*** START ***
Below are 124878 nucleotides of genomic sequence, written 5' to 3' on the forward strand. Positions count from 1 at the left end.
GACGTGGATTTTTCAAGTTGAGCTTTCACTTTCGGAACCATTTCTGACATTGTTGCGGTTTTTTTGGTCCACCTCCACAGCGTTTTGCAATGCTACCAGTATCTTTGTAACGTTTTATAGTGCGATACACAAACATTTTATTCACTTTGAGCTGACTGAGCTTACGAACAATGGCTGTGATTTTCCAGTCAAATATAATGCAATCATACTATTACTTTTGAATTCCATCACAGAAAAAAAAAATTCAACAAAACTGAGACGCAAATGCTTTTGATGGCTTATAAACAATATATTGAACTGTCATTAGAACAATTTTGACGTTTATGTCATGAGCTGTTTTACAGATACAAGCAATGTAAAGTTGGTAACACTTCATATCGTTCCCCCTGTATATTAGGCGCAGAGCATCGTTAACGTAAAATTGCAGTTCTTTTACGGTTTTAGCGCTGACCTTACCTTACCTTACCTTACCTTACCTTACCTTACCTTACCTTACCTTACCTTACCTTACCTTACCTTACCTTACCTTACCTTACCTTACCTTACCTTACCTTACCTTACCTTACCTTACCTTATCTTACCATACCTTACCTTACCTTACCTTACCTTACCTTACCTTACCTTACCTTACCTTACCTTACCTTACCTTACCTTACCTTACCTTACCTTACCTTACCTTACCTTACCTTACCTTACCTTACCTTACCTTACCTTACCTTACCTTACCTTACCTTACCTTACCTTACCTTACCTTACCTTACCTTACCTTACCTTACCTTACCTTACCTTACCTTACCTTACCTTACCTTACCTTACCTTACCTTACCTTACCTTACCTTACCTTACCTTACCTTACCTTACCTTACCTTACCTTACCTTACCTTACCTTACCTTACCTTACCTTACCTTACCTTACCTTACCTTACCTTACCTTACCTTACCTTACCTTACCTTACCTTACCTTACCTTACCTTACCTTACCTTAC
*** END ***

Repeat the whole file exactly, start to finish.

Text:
Below are 124878 nucleotides of genomic sequence, written 5' to 3' on the forward strand. Positions count from 1 at the left end.
GACGTGGATTTTTCAAGTTGAGCTTTCACTTTCGGAACCATTTCTGACATTGTTGCGGTTTTTTTGGTCCACCTCCACAGCGTTTTGCAATGCTACCAGTATCTTTGTAACGTTTTATAGTGCGATACACAAACATTTTATTCACTTTGAGCTGACTGAGCTTACGAACAATGGCTGTGATTTTCCAGTCAAATATAATGCAATCATACTATTACTTTTGAATTCCATCACAGAAAAAAAAAATTCAACAAAACTGAGACGCAAATGCTTTTGATGGCTTATAAACAATATATTGAACTGTCATTAGAACAATTTTGACGTTTATGTCATGAGCTGTTTTACAGATACAAGCAATGTAAAGTTGGTAACACTTCATATCGTTCCCCCTGTATATTAGGCGCAGAGCATCGTTAACGTAAAATTGCAGTTCTTTTACGGTTTTAGCGCTGACCTTACCTTACCTTACCTTACCTTACCTTACCTTACCTTACCTTACCTTACCTTACCTTACCTTACCTTACCTTACCTTACCTTACCTTACCTTACCTTACCTTACCTTACCTTACCTTACCTTATCTTACCATACCTTACCTTACCTTACCTTACCTTACCTTACCTTACCTTACCTTACCTTACCTTACCTTACCTTACCTTACCTTACCTTACCTTACCTTACCTTACCTTACCTTACCTTACCTTACCTTACCTTACCTTACCTTACCTTACCTTACCTTACCTTACCTTACCTTACCTTACCTTACCTTACCTTACCTTACCTTACCTTACCTTACCTTACCTTACCTTACCTTACCTTACCTTACCTTACCTTACCTTACCTTACCTTACCTTACCTTACCTTACCTTACCTTACCTTACCTTACCTTACCTTACCTTACCTTACCTTACCTTACCTTACCTTACCTTACCTTACCTTACCTTACCTTACCTTACCTTACCTTACCTTACCTTACCTTACCTTACCTTAC